"Most of these are minor complaints," said Webb. "Obviously you're going to hear about something major. But where you really impress people is when you care enough to follow up on details or cleanliness. Typically it's minor, but you're really impressing them. You're moving that customer from passively satisfied to a marketer for your business."
In addition to an instant alert to any negative comments, CSi Complete also sends a monthly report tracking your overall rating and daily updates. Since all surveys are digitally recorded, they are available to the shop for learning purposes.
"A lot of management philosophies are created around the information we deliver. Shops are developing meetings and forming their corporate culture around the information we're giving them," Webb said. "Because there's a lot of money involved, it becomes very emotional when there's a negative report. Listening to a negative call provides an opportunity for learning and feedback, coaching and training, and constant improvement."
One of the most striking improvements seen by some shops that use CSi Complete is a reduction in return rate. The national average is 18 percent.
"One of the things that they're doing is using the information and feedback to lower that rate. One shop lowered their return rate from 18 to 13 percent, and then translated that into dollars," said Webb. "When you work on a car that's been returned for service, you're taking labor hours that could be spent on a new profitable job. Instead, you're putting it toward something you've already fixed."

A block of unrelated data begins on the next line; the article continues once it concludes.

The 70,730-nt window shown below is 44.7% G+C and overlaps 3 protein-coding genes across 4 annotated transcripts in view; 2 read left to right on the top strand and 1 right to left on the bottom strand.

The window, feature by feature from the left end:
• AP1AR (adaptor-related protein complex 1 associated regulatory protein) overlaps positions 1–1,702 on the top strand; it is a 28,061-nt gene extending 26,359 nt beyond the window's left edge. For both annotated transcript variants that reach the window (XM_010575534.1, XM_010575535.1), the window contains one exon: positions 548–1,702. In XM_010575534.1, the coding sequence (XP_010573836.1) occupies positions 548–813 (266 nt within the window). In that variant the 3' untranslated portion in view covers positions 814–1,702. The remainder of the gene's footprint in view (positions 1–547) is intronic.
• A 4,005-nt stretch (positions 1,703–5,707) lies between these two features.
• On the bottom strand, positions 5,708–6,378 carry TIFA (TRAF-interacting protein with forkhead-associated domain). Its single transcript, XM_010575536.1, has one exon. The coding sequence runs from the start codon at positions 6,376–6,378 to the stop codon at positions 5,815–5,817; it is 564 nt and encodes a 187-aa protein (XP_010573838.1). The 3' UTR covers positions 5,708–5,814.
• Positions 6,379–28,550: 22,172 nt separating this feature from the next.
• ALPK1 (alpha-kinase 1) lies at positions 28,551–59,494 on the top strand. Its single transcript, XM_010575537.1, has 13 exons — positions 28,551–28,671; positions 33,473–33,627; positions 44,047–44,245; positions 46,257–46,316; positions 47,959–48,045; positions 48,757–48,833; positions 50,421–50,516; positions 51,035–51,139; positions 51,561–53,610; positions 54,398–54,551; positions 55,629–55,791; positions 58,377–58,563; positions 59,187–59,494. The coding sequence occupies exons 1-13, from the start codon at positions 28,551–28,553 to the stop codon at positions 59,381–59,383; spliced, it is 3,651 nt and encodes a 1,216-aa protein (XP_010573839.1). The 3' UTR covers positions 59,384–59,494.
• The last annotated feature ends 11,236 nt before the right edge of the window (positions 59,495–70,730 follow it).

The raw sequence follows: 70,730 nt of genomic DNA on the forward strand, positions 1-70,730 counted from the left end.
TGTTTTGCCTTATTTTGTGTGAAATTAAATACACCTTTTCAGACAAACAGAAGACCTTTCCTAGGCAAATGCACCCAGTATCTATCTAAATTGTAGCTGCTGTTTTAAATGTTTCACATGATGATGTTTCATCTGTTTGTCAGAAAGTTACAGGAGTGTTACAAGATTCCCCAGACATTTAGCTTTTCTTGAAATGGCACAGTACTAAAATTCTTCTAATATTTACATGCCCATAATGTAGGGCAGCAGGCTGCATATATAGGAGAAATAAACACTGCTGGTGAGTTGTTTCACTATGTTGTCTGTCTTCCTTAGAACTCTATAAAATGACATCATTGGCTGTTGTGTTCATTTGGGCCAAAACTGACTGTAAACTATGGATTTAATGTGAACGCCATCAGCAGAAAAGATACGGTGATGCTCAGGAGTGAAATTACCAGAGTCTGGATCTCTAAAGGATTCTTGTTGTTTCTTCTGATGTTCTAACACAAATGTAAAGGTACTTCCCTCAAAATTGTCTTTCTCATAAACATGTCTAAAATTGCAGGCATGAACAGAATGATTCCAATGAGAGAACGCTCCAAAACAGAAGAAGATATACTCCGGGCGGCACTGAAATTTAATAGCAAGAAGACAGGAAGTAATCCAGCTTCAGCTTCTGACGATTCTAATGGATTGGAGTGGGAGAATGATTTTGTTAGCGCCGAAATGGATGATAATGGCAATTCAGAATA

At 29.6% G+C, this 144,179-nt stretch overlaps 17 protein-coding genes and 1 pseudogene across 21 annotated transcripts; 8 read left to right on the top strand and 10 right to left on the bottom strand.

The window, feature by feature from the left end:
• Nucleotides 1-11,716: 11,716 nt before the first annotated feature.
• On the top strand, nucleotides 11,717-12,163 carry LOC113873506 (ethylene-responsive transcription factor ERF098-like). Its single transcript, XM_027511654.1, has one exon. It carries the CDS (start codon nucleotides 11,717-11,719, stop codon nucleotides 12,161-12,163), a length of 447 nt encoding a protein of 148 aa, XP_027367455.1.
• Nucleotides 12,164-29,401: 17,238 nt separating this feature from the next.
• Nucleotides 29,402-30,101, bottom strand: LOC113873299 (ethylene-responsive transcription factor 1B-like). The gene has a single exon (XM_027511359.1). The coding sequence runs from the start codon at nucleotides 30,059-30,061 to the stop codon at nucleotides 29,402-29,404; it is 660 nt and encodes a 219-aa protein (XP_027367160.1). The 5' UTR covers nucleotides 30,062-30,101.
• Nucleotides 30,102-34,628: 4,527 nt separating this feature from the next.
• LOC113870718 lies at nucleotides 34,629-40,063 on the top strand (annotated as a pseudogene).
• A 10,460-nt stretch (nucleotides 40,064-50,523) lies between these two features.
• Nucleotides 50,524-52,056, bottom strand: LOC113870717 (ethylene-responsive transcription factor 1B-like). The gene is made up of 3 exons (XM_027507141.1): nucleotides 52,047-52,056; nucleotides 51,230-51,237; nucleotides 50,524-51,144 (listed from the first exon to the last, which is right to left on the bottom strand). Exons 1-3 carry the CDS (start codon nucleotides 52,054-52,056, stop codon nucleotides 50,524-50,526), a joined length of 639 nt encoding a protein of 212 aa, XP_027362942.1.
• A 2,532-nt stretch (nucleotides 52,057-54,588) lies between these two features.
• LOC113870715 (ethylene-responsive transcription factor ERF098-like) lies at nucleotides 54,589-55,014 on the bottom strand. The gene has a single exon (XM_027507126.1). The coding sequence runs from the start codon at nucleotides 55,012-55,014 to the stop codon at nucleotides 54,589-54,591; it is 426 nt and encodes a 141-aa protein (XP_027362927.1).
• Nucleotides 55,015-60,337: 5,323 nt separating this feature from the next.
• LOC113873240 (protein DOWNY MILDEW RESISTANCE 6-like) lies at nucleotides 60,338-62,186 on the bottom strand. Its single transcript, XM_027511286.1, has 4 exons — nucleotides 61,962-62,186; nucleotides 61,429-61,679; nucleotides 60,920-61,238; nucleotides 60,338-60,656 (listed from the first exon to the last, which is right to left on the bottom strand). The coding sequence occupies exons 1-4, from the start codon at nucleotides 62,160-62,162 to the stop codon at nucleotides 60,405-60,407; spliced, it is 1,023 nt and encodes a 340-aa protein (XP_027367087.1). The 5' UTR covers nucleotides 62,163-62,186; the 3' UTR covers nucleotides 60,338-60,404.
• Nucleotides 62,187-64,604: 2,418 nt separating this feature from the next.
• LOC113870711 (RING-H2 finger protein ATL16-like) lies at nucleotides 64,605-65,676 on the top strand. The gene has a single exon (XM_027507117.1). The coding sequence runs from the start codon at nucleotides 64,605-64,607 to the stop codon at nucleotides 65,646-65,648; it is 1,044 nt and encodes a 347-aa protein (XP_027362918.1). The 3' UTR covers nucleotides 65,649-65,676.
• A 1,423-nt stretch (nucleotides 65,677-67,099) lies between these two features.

Translating CSI results into monetary figures is a new facet of the CSi Complete program called ProfitLink. CSi Complete has an example of ProfitLink, a return on investment model, available on its Web site. To see the ProfitLink ROI model worksheet, go to www.csicomplete.com, click on the January 2004 in the left hand CSi Complete E-News column, scroll down to "Product and Service Updates" and click on the link for a free ProfitLink worksheet.
AutoWatch is a Web-based service that benefits both shop and customer, said Henderson. The biggest advantage to customers is the ability to track their vehicles through the shop's Web site.
"The thing that separates us from everybody else is we give them a photograph," said Henderson. "When a customer logs in to the Web site and enters his or her ID number - which is usually the repair order (RO) number - they can see their vehicle, the estimated delivery date and a message from the service advisor telling them which of the nine stages of repair their car is in - such as the paint shop, reassembly, etcetera. What we've done is answer their three biggest questions on the Web site, which prevents the need for them to call the shop. Shops that use our service have seen an average 40 percent reduction in calls to the shop."
Henderson says AutoWatch is changing the mindset of the collision repair industry.
"For the past 30 years, we were almost hiding the car from the customer. Now we're saying, 'Let me show you this repair process.' Now customers, because they're getting this status information, can see the repair process and understand why we take five days to do this," he said. "They start to understand there's more to repairing a fender and a door than they thought."